4. Hello, I am writing from Germany. I would like to thank you for your courage, Mr. Tatad. I believe, that Cardinal Chito Tagle is on the right way in offering passive resistance. What could he do more?
    Where are all his “fans” to support him on his way? Why are they so despondent?
    Where are all the followers of Christ in the Phillipines? Are they living in fear because of personal consequences in case they would protest? Has your President already install a simlar group like the Gestapo or SS?
    Please, do not stop writing against power abuse, Mr, Tatad, but do not forget beeing a christ closes from to be militant.
    Jo Brombach

  5. How many Catholics do you think are willing to follow the prelates to martyrdom when these clerics cannot even persuade their flock to vote for the candidates of their choice? Masyado kayong balat sibuyas pag kayo ang tinitira pero pag kayo ang naninira ganadong-ganado kayo. There is another way for the clerics to send their message but they always choose the confrontational way, which only polarizes the flock they are supposed to be the shepherds of. If this is intentional, is it because they don’t want the people to unite behind a leader who can compete with them in the never ending battle for the hearts and minds? The Church is an agent of the West and we are one of its vassal states and they want to keep us that way. Your Church has been the biggest polarizing agent of this country for the last 500 years ! Why don’t you start a religious war so that we can find out if the Revolution of 1898 against the Church was just a freak or that there is a another revolution just seething beneath the surface. After all, the Church is an old hand when it comes to wars, isn’t she?

  6. It’s time for us laymen to speak out against the evil unleased by the occupant of Malacanang. As human beings, we should go against all moves to desecrate the dignity and worth of the human person. We owe it to God and country, more than to ourselves, to defeat this monster. Now is the time to rally behind the religious who only speak of the truth. Don’t be distracted by what fanatics are saying.

  7. I smiled last time when you opted not to publish my comments on your article. I condescended on removing the bookmark of this paper on my favorites but you see, I have to be fair with the other authors. Today I smile again to read how you wittingly choose and carve your words and snide remarks to state your accusations, ah, without success. Sir, your inner feelings and intents are patently showing, still.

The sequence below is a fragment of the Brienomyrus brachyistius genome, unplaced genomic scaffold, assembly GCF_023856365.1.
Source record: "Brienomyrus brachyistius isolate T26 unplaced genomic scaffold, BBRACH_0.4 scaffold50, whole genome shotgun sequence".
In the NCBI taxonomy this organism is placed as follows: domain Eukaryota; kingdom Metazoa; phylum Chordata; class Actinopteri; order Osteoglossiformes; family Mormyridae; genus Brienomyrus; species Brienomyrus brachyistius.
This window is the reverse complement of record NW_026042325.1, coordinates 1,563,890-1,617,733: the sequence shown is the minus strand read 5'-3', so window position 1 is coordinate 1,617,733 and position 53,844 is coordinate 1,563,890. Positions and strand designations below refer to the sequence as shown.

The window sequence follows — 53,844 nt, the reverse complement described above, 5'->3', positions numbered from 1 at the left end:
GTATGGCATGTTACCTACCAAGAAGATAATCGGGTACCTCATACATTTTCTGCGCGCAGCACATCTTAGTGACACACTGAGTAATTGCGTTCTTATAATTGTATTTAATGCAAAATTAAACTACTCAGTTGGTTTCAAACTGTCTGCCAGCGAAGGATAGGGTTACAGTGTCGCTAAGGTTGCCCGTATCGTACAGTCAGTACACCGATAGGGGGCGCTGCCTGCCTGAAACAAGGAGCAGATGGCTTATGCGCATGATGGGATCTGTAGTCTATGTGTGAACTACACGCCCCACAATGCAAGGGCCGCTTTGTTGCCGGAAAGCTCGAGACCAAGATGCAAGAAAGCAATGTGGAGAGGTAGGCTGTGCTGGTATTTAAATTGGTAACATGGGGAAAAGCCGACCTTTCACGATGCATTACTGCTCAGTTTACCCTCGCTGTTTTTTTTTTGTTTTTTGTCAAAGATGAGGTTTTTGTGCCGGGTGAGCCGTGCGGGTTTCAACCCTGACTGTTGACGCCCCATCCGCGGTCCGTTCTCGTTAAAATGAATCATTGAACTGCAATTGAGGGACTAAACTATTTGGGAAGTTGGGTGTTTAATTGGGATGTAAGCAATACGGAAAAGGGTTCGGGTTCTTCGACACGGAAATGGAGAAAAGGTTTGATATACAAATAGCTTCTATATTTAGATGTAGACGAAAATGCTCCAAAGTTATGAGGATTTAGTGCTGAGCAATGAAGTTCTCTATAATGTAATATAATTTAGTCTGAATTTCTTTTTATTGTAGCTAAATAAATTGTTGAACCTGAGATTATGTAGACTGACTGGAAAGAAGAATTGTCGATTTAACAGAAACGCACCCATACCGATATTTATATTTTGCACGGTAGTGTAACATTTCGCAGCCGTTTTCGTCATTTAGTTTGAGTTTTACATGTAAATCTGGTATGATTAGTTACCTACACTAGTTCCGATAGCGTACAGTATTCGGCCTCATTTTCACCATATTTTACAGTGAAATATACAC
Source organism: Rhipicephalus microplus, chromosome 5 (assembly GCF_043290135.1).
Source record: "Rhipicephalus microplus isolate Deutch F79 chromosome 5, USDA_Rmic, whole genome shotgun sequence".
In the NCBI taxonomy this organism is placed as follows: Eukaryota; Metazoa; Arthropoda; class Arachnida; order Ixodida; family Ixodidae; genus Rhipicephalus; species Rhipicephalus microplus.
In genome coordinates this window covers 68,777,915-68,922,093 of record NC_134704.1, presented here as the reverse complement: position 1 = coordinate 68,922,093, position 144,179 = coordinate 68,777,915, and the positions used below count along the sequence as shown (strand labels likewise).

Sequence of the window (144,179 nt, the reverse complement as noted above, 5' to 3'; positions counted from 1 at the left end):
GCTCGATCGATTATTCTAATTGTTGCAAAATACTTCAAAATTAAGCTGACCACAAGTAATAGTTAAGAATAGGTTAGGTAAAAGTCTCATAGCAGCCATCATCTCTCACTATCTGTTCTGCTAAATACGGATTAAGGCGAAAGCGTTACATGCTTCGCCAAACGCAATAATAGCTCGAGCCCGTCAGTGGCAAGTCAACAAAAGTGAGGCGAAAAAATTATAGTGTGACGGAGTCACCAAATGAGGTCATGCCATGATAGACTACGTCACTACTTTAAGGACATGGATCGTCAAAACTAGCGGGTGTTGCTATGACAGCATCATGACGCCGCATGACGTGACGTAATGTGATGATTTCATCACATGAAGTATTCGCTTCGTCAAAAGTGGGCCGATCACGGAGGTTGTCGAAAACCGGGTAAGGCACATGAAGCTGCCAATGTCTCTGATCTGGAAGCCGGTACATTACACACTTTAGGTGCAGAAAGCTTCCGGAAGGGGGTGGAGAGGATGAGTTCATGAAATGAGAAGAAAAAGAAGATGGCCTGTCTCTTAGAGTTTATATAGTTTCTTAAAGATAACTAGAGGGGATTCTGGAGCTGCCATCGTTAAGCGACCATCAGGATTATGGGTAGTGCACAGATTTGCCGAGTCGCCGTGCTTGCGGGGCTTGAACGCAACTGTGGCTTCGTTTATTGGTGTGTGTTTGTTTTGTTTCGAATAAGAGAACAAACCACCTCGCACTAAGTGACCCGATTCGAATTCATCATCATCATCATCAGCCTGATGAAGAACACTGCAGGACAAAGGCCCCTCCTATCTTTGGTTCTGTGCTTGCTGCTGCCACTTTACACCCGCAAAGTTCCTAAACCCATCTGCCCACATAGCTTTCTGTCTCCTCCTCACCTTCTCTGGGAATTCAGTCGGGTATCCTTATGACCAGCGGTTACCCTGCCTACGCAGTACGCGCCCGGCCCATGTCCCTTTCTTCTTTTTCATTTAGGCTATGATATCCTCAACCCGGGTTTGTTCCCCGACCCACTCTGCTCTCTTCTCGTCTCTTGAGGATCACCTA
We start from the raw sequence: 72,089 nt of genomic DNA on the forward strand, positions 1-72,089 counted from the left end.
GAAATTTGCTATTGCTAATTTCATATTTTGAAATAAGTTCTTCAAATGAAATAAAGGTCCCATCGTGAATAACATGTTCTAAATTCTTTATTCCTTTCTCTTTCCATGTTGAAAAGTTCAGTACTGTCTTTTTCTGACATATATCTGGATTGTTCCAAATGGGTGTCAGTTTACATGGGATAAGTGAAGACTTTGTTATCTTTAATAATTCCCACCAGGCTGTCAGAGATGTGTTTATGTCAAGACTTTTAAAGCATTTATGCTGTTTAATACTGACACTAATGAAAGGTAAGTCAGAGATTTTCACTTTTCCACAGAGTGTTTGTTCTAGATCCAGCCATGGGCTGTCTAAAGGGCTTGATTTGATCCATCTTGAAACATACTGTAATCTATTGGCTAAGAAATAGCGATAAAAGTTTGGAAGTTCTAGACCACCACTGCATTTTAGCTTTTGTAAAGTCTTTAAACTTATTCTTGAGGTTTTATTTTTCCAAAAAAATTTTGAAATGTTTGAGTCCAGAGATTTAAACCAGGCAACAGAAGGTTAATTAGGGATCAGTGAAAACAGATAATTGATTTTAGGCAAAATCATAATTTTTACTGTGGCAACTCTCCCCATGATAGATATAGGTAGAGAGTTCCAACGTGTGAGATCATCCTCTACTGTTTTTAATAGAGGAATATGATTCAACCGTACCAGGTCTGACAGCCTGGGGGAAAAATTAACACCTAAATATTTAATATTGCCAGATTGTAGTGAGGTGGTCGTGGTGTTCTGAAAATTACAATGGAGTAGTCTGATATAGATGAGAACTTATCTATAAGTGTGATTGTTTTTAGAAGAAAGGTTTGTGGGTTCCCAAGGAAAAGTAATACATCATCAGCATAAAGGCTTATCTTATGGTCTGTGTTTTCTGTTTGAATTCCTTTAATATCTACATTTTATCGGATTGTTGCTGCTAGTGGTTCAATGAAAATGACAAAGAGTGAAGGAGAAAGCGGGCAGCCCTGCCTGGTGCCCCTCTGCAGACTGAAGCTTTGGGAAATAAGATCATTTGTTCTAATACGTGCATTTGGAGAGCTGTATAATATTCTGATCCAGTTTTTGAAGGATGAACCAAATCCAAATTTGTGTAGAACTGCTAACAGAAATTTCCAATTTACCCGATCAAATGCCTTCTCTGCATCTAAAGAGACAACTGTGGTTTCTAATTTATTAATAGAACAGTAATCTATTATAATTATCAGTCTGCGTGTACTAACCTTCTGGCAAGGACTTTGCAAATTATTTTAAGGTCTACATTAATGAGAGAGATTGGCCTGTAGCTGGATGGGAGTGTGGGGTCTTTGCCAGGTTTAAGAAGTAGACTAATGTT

An agile defender of the Church, a modern crusader and moral soldier of the illuminatis, Mr. Tatad, what you lack is credibility, lots of it. Your best prose cannot convince me that your intention is honest and clear in derogating DU30. You have been an opposition for so long that we don’t know which color you really belong. But more than politics, you panic every time the holy church is under imminent or imagined attack. I give you credit for that. I am not a paid DU30 internet troll. At least I admire you more than him.

  8. The same old dog, can not recognised someone, continuously barking their good neighbor. .all bark, bark & bark to the same person.

  9. By the way, what did the president say? “I will kill you if you don’t stop”. The killings will stop if they stop the illegal drug trade. The killings didn’t start because of no good reason. There is a REASON. Illegal drugs kill innocents. Illegal drugs can kill even the unborn or born useless because it already affected their brain.

    Hypocrites are making alibis against the duly elected president they didn’t want. Stop the protest. Give him the required number of years to lead as the constitution mandates.

  10. Yes, let’s bring the Lions out and be ready for martyrdom Mr. Tatad. Be the first in line, please.

  11. Marshall Laway on

    Lead the way, Senator Tatad. We are with you! It’s about time this psychopath in Malacañang be dealt a lesson he will never forget.

  12. Why believe this story from the former stooges of Martial Law. He makes me laugh. You can fool others who don’t experience the life of Martial Law days but for us the living proof of those days will not believe any of your story and theory. I see it that you make amends of your past dirty deeds by posting what you see is not consistent with your advocacy nowadays. Like an H & B nailed in the cross beside JC, Jesus will surely forgive you.